By Catcall Contributor
Some summer day when I was sixteen, I woke up with blood underneath me.
In the bathroom, I fingered a loose thread on my pajama shorts before pushing them to my ankles. I thought about weighing myself and about the clear fluid that had been running down my legs for some days. I thought about my boyfriend.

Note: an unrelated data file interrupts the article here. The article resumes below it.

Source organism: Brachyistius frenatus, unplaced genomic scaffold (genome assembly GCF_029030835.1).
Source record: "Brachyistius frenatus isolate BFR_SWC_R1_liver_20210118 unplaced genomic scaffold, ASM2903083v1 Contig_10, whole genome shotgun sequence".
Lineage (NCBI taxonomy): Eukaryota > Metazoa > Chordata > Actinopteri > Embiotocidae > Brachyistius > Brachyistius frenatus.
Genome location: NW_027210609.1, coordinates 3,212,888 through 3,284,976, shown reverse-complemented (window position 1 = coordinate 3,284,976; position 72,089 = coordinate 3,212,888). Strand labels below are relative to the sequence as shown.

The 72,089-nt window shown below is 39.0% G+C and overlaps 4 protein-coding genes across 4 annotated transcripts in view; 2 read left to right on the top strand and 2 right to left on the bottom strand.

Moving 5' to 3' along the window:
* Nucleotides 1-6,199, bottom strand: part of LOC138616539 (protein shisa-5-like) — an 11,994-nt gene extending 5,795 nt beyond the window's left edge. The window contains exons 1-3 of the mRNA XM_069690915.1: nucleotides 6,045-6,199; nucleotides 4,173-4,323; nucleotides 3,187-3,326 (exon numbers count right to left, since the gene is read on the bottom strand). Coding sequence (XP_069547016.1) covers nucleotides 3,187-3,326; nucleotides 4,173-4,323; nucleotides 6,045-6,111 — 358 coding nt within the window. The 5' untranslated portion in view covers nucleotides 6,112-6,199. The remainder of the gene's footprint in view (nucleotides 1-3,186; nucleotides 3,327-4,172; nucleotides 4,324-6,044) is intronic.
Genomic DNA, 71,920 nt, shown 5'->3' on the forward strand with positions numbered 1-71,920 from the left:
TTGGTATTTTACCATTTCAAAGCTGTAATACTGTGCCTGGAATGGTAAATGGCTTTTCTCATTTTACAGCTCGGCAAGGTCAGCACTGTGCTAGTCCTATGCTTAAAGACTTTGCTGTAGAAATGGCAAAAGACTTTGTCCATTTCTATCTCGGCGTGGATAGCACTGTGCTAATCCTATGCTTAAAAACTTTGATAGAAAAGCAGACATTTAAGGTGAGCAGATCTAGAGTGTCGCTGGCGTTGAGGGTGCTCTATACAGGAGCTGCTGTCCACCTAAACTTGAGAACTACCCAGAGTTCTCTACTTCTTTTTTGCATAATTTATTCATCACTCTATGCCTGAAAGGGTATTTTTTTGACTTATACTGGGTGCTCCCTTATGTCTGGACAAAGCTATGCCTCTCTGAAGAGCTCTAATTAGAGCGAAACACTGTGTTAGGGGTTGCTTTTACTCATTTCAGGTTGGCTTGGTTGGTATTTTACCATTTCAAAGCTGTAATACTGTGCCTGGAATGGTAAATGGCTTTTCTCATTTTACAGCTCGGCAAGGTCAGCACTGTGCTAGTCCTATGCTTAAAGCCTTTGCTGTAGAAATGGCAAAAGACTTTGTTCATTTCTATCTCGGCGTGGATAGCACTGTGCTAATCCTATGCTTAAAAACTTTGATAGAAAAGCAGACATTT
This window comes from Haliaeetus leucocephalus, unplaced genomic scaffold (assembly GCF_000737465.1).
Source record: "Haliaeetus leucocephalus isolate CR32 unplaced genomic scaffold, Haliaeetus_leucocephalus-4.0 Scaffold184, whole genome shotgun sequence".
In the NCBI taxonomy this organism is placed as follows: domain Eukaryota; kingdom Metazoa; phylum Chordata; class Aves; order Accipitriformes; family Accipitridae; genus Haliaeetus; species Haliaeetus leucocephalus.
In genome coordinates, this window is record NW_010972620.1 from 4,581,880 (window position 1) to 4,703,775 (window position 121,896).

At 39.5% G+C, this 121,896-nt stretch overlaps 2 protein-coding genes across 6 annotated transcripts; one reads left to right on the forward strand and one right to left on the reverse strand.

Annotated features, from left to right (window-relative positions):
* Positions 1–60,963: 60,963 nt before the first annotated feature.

Then I saw the tiny gray-white thing, almost pearlescent. It was no bigger than a blueberry and possessed black dots one could only think of as eyes. There was emptiness burning up from my belly. I stopped thinking, and here, I can clearly mark the point at which my memories of adolescence change shape; time bent forward in a drunken, shallow arc, spilling onto the ground and across the walls as it reached forward. How long was it before I woke up, pushed away my blankets, swung my feet over the side of the bed, and found that the situation needed someone to blame? A month, maybe two. It was still hot outside.